Iago and the Great Manipulation  

Iago is a nasty manipulator in the latest production of Othello, which just opened in Stratford on the Festival stage.  Gordon S. Miller’s hate-filled Iago portrays him as an ordinary man who becomes the puppet master, pulling everyone’s strings, unfolding his evil plans.

Othello is a Moor (a black Muslim from North Africa) who now serves in the Venetian army.  He has fallen in love with Desdemona, the beautiful daughter of Brabantio, a Venetian Senator.  Othello has regularly been invited into Brabantio’s home, so he assumed he’d be accepted as a son-in-law.  But racism is evident when Othello and Desdemona elope – Brabantio is angry.  He had hoped his daughter would marry Roderigo.

Othello passes over Iago and promotes Cassio in the Venetian army.  Iago pretends to be Othello’s loving friend, but in his jealousy and arrogance, he starts putting plans in action to bring down Othello.  He convinces Othello that Desdemona is not faithful, and he uses Cassio and Roderigo to back up his lies. 

The play opens with a group of tough-looking characters in hoodies moving about in time to electronic music.  In the background we see Othello’s and Desdemona’s wedding.  Suddenly Iago appears in the middle of the crowd of hoodies.  His role as puppet master begins as they scatter and leave.  Miller is able to let us know that Iago is a bully and his friendliness is fake.  He is deadly in his need for revenge, because he seems like a regular nice guy.

Michael Blake is a compelling Othello.  He commands attention without being conceited.  It makes his transition into a jealous husband all the more frightening.  Amelia Sargisson as Desdemona is genuine – we feel for her when Othello delivers his slap.  Blake and Sargisson have excellent chemistry and give us a wonderfully loving couple until he is under Iago’s spell.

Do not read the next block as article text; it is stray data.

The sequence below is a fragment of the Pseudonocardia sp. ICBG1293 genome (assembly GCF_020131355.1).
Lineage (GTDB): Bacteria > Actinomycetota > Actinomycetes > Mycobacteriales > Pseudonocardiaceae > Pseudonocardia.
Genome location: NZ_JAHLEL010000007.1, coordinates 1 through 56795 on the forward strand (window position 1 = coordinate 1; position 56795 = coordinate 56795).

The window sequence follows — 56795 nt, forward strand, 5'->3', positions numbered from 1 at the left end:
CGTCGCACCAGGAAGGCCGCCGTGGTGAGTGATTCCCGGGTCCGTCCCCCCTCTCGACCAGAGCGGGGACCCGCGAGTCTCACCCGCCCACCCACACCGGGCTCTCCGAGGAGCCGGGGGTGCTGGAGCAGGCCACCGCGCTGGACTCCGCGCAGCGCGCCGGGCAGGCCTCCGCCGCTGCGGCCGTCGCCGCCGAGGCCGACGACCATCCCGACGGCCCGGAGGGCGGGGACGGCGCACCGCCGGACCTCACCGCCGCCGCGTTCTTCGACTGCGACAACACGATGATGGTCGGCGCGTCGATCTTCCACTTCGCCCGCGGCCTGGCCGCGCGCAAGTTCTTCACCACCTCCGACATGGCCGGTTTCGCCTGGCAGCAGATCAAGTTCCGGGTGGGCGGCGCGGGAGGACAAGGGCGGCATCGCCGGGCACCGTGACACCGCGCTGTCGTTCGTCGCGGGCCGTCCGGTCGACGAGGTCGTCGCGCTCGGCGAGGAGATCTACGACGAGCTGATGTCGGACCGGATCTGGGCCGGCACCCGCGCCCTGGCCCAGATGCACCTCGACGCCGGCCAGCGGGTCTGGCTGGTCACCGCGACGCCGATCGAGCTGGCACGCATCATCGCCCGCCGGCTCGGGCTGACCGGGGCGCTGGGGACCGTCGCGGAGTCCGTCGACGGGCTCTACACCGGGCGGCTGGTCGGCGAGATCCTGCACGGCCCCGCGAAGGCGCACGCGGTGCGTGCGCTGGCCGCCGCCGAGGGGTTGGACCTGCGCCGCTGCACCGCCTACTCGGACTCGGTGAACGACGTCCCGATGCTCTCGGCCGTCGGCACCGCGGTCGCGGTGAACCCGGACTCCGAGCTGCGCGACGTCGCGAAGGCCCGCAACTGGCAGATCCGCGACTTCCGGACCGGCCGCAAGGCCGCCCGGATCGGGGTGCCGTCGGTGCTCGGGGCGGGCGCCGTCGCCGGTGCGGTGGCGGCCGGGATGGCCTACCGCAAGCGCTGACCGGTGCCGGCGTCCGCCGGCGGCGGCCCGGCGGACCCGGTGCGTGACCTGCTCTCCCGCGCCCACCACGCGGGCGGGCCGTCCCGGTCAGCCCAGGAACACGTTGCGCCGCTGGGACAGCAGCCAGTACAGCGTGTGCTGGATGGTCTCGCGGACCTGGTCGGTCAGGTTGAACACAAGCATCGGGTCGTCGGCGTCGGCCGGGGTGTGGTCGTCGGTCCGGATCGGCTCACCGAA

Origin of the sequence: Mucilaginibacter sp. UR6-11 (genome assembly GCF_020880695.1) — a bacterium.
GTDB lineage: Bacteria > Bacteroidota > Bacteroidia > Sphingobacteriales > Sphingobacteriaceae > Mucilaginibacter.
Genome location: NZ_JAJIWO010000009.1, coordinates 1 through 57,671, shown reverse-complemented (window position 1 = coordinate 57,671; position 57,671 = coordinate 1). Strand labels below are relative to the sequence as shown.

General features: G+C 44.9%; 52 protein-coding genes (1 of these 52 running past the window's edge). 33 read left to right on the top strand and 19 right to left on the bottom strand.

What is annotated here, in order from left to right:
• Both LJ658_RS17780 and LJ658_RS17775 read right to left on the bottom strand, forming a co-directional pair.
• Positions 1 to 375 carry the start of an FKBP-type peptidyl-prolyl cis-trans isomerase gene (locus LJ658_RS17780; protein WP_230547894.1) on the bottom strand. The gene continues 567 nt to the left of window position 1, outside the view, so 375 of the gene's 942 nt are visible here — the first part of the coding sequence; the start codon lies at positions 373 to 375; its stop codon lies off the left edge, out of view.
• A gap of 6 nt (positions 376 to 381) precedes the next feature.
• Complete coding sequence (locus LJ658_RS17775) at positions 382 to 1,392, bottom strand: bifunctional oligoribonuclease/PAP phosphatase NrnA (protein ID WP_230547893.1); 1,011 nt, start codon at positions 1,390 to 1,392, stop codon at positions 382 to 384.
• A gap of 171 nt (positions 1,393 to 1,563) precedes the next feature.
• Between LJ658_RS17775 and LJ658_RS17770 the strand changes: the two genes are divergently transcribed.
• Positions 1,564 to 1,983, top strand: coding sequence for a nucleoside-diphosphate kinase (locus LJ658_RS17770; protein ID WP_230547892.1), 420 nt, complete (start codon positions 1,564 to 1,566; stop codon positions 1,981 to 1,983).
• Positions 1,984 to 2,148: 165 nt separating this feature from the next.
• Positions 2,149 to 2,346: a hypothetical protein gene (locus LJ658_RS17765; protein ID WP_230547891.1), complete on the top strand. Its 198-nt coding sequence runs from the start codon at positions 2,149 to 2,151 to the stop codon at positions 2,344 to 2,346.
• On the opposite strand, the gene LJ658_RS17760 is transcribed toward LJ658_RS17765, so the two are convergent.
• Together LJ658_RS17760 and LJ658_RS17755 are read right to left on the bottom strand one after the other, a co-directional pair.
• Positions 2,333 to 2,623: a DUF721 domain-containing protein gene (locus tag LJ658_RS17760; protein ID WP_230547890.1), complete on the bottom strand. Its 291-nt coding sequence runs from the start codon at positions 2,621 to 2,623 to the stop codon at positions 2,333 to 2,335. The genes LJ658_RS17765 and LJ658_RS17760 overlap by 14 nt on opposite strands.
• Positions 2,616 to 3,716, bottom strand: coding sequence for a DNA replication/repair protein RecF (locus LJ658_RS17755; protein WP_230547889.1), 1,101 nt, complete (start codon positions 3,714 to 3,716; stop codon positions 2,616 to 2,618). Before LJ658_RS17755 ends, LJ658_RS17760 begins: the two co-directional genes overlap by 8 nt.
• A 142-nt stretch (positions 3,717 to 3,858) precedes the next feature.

Laura Condlln is excellent as Emilia, Iago’s wife, who is assigned to be Desdemona’s companion.  She is also a member of the army, and stands by, dressed in her camouflage fatigues.  Condlln gives us a self-assured Emilia who grows to see though her husband’s evil plan.

This is another production in modern dress – there are no Shakespearean pumpkin pants or ancient Italian costumes.  The clothing reminds us that this is today – the regrowth of racism, misogyny, and narcissism which are with us now more than ever.

There are no sets in this production.  Everything is projected on screens shaped like a building in the background.  When they visit the senator, Roman columns appear on his home.  When they travel to Cyprus, we see waves on the sea.

Shakespeare’s words in Othello have withstood the years to become sayings we still use today.  Iago has lines such as “Who steals my purse, steals trash”,  “I will wear my heart upon my sleeve”, or “Beware, my lord, of jealousy; it is the green-eyed monster”.  Othello accuses Desdemona of “Crying crocodile tears”.

Set in a swirl of misogyny and racism, Iago’s arrogance and jealousy take hold, creating one of Shakespeare’s most compelling tragedies.  Stratford’s 2019 version shows the horror of an narcissistic, out-of-control puppet master.

Othello continues in repertory until October 27 at the Festival Theatre, Stratford.  Tickets are available at the Stratford Festival at 1-800-567-1600, or check www.stratfordfestival.ca

Photo: Michael Blake as Othello, Amelia Sargisson as Desdemona, with Laura Condlln as Emilia in background.  Photo by David Hou.

By William Shakespeare
Directed by Nigel Shawn Williams
Performed by Michael Blake, Amelia Sargisson, Gordon S. Miller, Laura Condlln, Johnathan Sousa, Farhang Ghajar et al.
Festival Theatre, Stratford
May 27 to October 27, 2019
Reviewed by Mary Alderson




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